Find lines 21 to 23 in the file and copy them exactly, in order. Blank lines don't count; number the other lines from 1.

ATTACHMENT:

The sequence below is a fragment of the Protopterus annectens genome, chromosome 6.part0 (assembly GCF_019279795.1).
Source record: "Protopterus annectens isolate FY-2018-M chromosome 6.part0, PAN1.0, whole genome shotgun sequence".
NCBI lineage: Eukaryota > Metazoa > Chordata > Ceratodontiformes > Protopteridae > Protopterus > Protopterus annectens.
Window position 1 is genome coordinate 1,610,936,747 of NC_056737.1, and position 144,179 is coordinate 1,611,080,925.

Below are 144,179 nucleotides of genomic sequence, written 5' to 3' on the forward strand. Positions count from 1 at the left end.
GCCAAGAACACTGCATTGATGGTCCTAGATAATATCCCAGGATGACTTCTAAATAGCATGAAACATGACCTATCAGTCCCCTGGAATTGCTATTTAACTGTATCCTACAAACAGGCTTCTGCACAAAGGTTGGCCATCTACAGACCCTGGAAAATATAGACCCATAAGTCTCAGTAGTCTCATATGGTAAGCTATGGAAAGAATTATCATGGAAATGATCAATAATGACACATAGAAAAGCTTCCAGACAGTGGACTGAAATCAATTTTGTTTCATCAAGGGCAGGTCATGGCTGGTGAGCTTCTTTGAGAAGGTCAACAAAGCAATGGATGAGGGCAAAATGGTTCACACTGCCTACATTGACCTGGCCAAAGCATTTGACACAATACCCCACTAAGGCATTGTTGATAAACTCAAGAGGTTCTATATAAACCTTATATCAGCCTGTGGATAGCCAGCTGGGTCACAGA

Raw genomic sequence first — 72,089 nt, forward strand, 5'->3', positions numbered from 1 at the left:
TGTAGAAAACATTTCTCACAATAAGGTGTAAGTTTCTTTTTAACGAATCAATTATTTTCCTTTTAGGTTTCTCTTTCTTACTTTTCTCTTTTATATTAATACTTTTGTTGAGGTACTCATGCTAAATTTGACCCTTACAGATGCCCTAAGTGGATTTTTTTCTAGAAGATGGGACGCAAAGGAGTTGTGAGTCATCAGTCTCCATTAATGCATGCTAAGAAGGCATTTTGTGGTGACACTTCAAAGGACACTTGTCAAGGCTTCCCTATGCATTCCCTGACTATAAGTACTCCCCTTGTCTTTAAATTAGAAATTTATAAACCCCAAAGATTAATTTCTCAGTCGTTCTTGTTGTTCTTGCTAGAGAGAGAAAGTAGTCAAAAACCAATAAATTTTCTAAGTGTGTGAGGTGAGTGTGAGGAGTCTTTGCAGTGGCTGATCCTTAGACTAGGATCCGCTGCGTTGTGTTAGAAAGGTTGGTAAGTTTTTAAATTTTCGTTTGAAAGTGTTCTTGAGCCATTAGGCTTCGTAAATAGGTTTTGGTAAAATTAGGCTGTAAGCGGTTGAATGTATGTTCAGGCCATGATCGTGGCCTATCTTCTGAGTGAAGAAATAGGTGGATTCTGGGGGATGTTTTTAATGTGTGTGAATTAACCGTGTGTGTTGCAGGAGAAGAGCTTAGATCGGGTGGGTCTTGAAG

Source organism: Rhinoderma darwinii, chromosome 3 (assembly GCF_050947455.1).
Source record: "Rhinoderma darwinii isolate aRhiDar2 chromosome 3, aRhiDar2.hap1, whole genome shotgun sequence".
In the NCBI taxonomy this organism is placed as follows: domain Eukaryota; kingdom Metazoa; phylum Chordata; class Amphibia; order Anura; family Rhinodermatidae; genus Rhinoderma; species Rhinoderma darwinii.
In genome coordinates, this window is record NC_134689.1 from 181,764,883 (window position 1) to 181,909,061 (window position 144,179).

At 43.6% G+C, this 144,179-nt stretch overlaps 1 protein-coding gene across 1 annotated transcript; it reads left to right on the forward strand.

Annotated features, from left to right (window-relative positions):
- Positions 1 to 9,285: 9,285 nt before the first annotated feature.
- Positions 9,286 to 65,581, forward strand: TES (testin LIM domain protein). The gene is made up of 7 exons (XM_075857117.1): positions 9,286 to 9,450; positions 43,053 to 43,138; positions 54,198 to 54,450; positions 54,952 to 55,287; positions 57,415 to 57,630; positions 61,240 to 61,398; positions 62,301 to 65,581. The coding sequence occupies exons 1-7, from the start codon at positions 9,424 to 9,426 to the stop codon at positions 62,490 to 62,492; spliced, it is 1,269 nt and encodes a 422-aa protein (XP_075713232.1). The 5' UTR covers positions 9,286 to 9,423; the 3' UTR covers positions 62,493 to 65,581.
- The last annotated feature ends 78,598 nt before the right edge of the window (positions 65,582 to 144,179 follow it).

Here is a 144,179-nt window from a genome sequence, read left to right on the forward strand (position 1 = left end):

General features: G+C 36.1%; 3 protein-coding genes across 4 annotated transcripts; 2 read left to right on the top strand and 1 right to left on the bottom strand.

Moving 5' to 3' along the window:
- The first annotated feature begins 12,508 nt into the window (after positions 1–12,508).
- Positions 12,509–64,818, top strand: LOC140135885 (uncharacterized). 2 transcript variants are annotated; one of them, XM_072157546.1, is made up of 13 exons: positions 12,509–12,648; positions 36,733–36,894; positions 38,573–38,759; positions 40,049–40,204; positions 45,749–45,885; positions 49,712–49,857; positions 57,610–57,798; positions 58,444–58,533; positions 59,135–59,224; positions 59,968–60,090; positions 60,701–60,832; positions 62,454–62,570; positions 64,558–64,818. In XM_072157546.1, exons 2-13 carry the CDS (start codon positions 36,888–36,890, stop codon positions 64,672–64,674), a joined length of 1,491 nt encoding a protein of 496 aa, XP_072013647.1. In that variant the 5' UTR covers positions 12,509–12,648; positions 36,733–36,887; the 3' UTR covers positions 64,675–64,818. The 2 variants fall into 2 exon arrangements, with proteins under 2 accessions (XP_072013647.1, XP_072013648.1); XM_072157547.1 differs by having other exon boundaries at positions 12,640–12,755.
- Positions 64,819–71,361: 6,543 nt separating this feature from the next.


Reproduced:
- The first annotated feature begins 12,508 nt into the window (after positions 1–12,508).
- Positions 12,509–64,818, top strand: LOC140135885 (uncharacterized). 2 transcript variants are annotated; one of them, XM_072157546.1, is made up of 13 exons: positions 12,509–12,648; positions 36,733–36,894; positions 38,573–38,759; positions 40,049–40,204; positions 45,749–45,885; positions 49,712–49,857; positions 57,610–57,798; positions 58,444–58,533; positions 59,135–59,224; positions 59,968–60,090; positions 60,701–60,832; positions 62,454–62,570; positions 64,558–64,818. In XM_072157546.1, exons 2-13 carry the CDS (start codon positions 36,888–36,890, stop codon positions 64,672–64,674), a joined length of 1,491 nt encoding a protein of 496 aa, XP_072013647.1. In that variant the 5' UTR covers positions 12,509–12,648; positions 36,733–36,887; the 3' UTR covers positions 64,675–64,818. The 2 variants fall into 2 exon arrangements, with proteins under 2 accessions (XP_072013647.1, XP_072013648.1); XM_072157547.1 differs by having other exon boundaries at positions 12,640–12,755.
- Positions 64,819–71,361: 6,543 nt separating this feature from the next.